It is arguably, the most famous but also the most maligned of all Greek dishes. Unfortunately, most visitors to Greece do not experience home-cooked moussaká, instead having to eat it at touristy tavérnes. There, it seems to have two incarnations – either as a congealing, solid, stripy slab or as a slop, served in individual ceramic pots. Neither of these versions bears any relationship with the ‘real deal ‘ moussaká.
The ‘Gastronomic Funfair’
In Britain, it has become yet another ‘also ran’ in the hopelessly disappointing competition of ‘ready-meals’ in most supermarkets. Whatever moussaka is, it is not a bland, pasta-free version of lasagne. Moussaka is true magic; undeniably tricky to make but total satisfaction in consumption. There is in it a combination of tastes and textures, best described by the food writer, Epikouros, as a ‘gastronomic funfair’. There is total satisfaction in the combination of soft, silky aubergine, ragú sauce and creamy béchamel, that totally delights the taste buds and epitomises the essence of Greece on one single plate.
A ‘mongrel’ history?
Having said all that, the evolution of moussaká is a little obscure, its name having roots in the Middle East but with no certain starting point. Some say that the name derives from the Arabic word musaqqa’ah, meaning ‘chilled’; there is another Arab dish called musakhan, which seems like a valid ancestor, except that it is made with chicken and not an aubergine to be seen. In mediaeval Arabic cookbooks there are references to dishes of chopped meat and aubergines, cooked with spices, but they are called maghmuma and al muqqatta. The Palestinian speciality, maqluba, a gorgeous dish, like a glorious spiced, aubergine and meat ‘cake’, seems to be in this family too. The closest cousin, however, appears to be the recipe recorded in the 1860s by Turabi Effendi in his ‘Turkish Cookery Book’; he describes mussaka, a dish of cubed vegetables and ground meat. But it is not until 1910 and the writings of Nikolaos Tselementés, that we have moussaká in its recognisable form of sliced aubergine, minced meat and, for the first time, the addition of béchamel sauce.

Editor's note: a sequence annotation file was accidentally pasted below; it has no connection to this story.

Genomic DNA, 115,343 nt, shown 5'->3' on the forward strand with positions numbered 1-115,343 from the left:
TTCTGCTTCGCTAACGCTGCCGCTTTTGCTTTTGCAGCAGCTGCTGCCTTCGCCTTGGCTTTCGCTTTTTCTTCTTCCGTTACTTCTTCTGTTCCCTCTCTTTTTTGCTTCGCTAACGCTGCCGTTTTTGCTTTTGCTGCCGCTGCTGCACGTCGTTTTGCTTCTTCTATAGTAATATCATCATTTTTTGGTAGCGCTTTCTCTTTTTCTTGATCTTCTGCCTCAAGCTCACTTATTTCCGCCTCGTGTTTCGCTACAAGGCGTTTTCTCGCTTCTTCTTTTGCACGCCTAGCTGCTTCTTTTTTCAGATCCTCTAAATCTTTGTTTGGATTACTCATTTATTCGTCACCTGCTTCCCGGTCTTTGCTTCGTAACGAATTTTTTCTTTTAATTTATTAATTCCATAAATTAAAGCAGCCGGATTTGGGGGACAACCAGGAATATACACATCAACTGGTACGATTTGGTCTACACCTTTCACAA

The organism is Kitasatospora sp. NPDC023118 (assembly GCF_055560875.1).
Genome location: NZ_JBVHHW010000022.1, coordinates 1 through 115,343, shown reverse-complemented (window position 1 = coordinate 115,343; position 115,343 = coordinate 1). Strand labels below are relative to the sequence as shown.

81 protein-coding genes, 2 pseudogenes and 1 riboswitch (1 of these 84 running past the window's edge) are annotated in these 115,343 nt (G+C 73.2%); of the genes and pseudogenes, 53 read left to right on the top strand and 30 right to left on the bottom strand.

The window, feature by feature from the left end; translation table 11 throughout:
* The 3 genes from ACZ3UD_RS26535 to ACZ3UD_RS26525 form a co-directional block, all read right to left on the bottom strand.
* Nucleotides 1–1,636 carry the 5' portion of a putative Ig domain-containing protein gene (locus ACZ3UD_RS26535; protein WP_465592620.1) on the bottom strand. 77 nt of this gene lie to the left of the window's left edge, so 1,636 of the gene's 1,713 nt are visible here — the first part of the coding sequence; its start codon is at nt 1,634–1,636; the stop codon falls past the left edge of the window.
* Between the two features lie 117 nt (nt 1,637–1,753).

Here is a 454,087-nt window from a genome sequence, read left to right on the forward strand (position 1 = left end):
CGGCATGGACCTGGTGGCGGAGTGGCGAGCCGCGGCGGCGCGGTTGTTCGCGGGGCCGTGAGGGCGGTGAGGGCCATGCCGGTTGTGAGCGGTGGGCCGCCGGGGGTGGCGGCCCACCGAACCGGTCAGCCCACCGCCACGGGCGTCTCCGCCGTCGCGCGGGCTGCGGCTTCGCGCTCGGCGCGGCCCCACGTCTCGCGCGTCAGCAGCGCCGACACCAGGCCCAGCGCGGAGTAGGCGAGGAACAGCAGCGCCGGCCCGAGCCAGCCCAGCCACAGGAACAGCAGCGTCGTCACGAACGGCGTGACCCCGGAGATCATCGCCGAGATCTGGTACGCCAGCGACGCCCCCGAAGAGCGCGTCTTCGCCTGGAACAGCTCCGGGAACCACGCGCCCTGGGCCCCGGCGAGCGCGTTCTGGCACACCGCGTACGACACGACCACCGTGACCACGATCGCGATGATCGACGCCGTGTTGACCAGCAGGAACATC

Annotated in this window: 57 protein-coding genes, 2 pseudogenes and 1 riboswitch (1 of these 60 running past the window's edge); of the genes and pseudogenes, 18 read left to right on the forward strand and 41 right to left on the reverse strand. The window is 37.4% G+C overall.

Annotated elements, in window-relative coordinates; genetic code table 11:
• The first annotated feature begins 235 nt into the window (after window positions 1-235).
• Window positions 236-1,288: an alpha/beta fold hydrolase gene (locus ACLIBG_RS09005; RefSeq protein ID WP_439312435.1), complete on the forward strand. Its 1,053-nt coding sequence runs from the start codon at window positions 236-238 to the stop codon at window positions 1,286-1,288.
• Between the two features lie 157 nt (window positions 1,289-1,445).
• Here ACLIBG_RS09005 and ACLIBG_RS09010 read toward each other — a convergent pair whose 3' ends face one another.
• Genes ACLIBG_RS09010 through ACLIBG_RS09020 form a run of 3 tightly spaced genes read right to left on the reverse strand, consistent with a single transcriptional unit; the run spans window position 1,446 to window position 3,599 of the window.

Nikos Tselementés – the father of Moussaká
Tselementés, a native of Sifnos, was the first Greek celebrity chef. After learning his culinary skills in Athens, he pursued his training in Vienna. He had an illustrious career in Greece, as the chef at various embassies and in America; he also started to write about food and, eventually, produced the first popular Greek cookbook in 1920.
With his training and experience of French and European cuisines, Tselementés brought many of these elements to Greek cooking. It is now generally accepted that he also wanted to rid Greek tables of Ottoman peasant food, favouring butter rather than oil, reducing spices, eliminating some eastern ingredients and also complicating techniques. Tselementés is credited with single-handedly introducing béchamel into Greek cooking. However, not everyone views his influence as positive; the writer Nikos Stavroulakis has said that Tselementés’ desire to import these foreign elements was ‘the biggest tragedy in Greek cuisine’. Today though, no one could imagine talking about Greek food without mentioning moussaká; this most mongrel of recipes has been elevated to the status of the national dish.